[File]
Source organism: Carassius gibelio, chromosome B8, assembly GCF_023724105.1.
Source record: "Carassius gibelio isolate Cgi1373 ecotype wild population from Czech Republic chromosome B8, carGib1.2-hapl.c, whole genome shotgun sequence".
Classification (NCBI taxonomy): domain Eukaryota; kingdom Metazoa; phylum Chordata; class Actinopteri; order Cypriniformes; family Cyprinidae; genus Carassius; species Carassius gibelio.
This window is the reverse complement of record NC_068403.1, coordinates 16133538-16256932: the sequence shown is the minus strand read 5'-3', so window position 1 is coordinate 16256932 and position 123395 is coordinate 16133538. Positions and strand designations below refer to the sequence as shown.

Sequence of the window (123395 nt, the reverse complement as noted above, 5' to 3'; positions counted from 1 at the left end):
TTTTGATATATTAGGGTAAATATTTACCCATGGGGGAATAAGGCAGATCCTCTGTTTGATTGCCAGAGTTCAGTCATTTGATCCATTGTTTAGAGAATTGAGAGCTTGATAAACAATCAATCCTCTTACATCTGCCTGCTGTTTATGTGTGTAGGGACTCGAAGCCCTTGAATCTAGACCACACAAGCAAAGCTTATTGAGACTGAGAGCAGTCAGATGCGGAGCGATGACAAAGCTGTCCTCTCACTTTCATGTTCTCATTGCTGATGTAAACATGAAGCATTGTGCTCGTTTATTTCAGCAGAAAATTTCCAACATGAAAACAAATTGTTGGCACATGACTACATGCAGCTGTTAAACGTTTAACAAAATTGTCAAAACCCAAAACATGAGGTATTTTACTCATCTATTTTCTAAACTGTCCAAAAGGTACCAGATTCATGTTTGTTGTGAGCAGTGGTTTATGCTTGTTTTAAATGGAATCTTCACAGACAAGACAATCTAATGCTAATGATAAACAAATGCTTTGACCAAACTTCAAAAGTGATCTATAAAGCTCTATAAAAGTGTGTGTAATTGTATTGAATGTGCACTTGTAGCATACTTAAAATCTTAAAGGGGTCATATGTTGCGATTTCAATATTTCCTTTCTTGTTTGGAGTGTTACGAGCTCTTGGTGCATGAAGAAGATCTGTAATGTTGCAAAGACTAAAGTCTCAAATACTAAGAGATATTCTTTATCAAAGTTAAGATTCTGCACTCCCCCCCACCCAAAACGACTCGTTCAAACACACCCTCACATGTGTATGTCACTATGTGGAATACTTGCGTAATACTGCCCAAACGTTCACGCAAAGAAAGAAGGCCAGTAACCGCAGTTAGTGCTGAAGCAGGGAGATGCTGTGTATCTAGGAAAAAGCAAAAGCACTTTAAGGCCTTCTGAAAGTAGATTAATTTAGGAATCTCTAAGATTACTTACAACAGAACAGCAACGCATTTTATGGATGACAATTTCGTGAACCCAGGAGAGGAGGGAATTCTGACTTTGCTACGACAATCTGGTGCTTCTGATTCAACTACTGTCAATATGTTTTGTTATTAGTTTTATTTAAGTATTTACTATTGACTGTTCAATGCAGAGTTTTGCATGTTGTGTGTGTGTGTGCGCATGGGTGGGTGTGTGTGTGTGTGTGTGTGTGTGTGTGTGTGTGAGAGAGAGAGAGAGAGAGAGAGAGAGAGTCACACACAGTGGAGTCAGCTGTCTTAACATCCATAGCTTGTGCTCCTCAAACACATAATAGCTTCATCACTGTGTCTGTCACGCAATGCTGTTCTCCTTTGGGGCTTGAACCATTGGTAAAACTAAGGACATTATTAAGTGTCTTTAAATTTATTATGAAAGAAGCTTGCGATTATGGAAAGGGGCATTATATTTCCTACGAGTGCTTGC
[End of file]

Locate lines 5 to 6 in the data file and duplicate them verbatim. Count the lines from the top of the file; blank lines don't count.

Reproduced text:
Sequence of the window (123395 nt, the reverse complement as noted above, 5' to 3'; positions counted from 1 at the left end):
TTTTGATATATTAGGGTAAATATTTACCCATGGGGGAATAAGGCAGATCCTCTGTTTGATTGCCAGAGTTCAGTCATTTGATCCATTGTTTAGAGAATTGAGAGCTTGATAAACAATCAATCCTCTTACATCTGCCTGCTGTTTATGTGTGTAGGGACTCGAAGCCCTTGAATCTAGACCACACAAGCAAAGCTTATTGAGACTGAGAGCAGTCAGATGCGGAGCGATGACAAAGCTGTCCTCTCACTTTCATGTTCTCATTGCTGATGTAAACATGAAGCATTGTGCTCGTTTATTTCAGCAGAAAATTTCCAACATGAAAACAAATTGTTGGCACATGACTACATGCAGCTGTTAAACGTTTAACAAAATTGTCAAAACCCAAAACATGAGGTATTTTACTCATCTATTTTCTAAACTGTCCAAAAGGTACCAGATTCATGTTTGTTGTGAGCAGTGGTTTATGCTTGTTTTAAATGGAATCTTCACAGACAAGACAATCTAATGCTAATGATAAACAAATGCTTTGACCAAACTTCAAAAGTGATCTATAAAGCTCTATAAAAGTGTGTGTAATTGTATTGAATGTGCACTTGTAGCATACTTAAAATCTTAAAGGGGTCATATGTTGCGATTTCAATATTTCCTTTCTTGTTTGGAGTGTTACGAGCTCTTGGTGCATGAAGAAGATCTGTAATGTTGCAAAGACTAAAGTCTCAAATACTAAGAGATATTCTTTATCAAAGTTAAGATTCTGCACTCCCCCCCACCCAAAACGACTCGTTCAAACACACCCTCACATGTGTATGTCACTATGTGGAATACTTGCGTAATACTGCCCAAACGTTCACGCAAAGAAAGAAGGCCAGTAACCGCAGTTAGTGCTGAAGCAGGGAGATGCTGTGTATCTAGGAAAAAGCAAAAGCACTTTAAGGCCTTCTGAAAGTAGATTAATTTAGGAATCTCTAAGATTACTTACAACAGAACAGCAACGCATTTTATGGATGACAATTTCGTGAACCCAGGAGAGGAGGGAATTCTGACTTTGCTACGACAATCTGGTGCTTCTGATTCAACTACTGTCAATATGTTTTGTTATTAGTTTTATTTAAGTATTTACTATTGACTGTTCAATGCAGAGTTTTGCATGTTGTGTGTGTGTGTGCGCATGGGTGGGTGTGTGTGTGTGTGTGTGTGTGTGTGTGTGTGTGAGAGAGAGAGAGAGAGAGAGAGAGAGAGTCACACACAGTGGAGTCAGCTGTCTTAACATCCATAGCTTGTGCTCCTCAAACACATAATAGCTTCATCACTGTGTCTGTCACGCAATGCTGTTCTCCTTTGGGGCTTGAACCATTGGTAAAACTAAGGACATTATTAAGTGTCTTTAAATTTATTATGAAAGAAGCTTGCGATTATGGAAAGGGGCATTATATTTCCTACGAGTGCTTGC